Second, Canadian universities continue to emulate their American cousins and increasingly rely on contract employees. There is a legitimate role for per-course or other contract academic staff to play in universities. Often they bring professional expertise or assist with unexpected increases in enrolments. In other cases, universities prefer the use of sessional faculty because it's cheap labor.

One Ontario university president is alleged to have said, "Why should I put a $75,000 research professor in front of an undergraduate class when I can have it taught by a part-timer for $7,000?" We do not have a good idea of how many sessionals are employed at Canadian universities as Statistics Canada is unable to collect this information, as many universities claim they do not know how many part-time faculty they employ. Any company's board of directors would sack its CEO for making such a claim.

Faculty associations must oppose attempts to separate teaching and research functions, particularly the creation of teaching-only positions. This can be done by negotiating flexible retirement provisions that allow for early retirement as well as retirement after age 65. Hiring faculty back to teach after age 65 is proof they should not have been forced to retire in the first place. Some faculty associations have negotiated caps on contractual work in an effort to maintain full-time faculty numbers at specific levels. These caps recognize there is a legitimate need for a limited number of contract academic staff. This is a start but better provisions must be made for those contract academic staff already in academia.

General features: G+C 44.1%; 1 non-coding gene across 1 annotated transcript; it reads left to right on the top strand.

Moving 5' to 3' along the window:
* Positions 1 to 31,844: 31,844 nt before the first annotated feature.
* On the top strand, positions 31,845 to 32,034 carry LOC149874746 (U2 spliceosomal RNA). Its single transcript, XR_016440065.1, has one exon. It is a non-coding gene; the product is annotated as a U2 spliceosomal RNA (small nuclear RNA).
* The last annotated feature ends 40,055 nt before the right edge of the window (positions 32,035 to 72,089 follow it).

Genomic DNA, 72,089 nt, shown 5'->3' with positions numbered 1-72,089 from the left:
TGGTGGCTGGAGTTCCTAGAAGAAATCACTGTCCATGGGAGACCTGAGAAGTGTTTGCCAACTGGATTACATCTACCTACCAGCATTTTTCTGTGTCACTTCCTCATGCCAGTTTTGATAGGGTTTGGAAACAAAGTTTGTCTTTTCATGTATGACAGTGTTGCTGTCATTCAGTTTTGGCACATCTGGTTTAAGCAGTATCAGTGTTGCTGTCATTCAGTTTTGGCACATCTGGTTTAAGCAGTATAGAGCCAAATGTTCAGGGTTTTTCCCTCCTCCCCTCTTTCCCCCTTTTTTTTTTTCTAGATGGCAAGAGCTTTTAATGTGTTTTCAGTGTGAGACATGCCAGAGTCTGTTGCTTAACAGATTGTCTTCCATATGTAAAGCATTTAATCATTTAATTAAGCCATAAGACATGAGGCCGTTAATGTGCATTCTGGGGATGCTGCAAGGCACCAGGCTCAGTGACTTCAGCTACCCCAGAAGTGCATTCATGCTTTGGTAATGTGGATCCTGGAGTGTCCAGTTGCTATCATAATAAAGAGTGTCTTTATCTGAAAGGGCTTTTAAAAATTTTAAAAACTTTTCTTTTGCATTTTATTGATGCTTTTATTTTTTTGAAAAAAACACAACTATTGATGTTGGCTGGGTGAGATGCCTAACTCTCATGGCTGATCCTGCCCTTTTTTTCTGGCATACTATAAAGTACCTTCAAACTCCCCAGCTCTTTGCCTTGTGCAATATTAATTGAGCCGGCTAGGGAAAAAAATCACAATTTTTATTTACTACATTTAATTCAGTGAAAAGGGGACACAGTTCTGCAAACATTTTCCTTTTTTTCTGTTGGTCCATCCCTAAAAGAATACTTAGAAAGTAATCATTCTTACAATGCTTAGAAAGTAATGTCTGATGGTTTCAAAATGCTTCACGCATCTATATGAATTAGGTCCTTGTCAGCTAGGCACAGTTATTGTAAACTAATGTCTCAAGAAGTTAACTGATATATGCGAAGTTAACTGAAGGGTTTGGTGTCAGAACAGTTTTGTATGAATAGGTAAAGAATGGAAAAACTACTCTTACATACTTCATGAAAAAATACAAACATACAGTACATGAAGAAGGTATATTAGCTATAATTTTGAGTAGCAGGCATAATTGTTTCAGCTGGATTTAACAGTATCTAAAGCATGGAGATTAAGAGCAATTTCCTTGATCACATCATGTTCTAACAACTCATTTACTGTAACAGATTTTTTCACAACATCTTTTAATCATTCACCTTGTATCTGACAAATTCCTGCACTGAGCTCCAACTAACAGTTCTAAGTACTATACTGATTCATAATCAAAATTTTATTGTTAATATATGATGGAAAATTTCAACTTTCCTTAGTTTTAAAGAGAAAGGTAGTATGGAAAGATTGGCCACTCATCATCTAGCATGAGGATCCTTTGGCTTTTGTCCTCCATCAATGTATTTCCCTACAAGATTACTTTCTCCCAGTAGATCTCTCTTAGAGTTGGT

Ignoring the needs of existing contract academic staff is another form of exploitation. Faculty associations must negotiate provisions that provide salaries, benefits and working conditions for contract academic staff that are
on a par with those offered full-time faculty. Faculty associations must oppose any attempts to put in place practices that exploit contract academic staff, such as requirements to teach five or six courses per semester with no opportunity to conduct their research.

There is a need to assist contract academic staff already in teaching-only positions to become competitive for transfer to full-time faculty positions by enhancing their research capability. These provisions should ensure that contract academic staff have the right to participate in research and that they are provided with access to the facilities they need to conduct their research or scholarship while in teaching-only positions. Contract academic staff should receive support for travel to conferences and opportunities to direct the research of both undergraduate and graduate students. Long-term, teaching-only staff should have the opportunity to retrain or to become familiar with new research techniques.

These are just a few suggestions that we must explore to maintain the academy as a place concerned with both teaching and research. In the meantime, contract academic staff should be given the respect that is due for the excellent work they do under very trying conditions.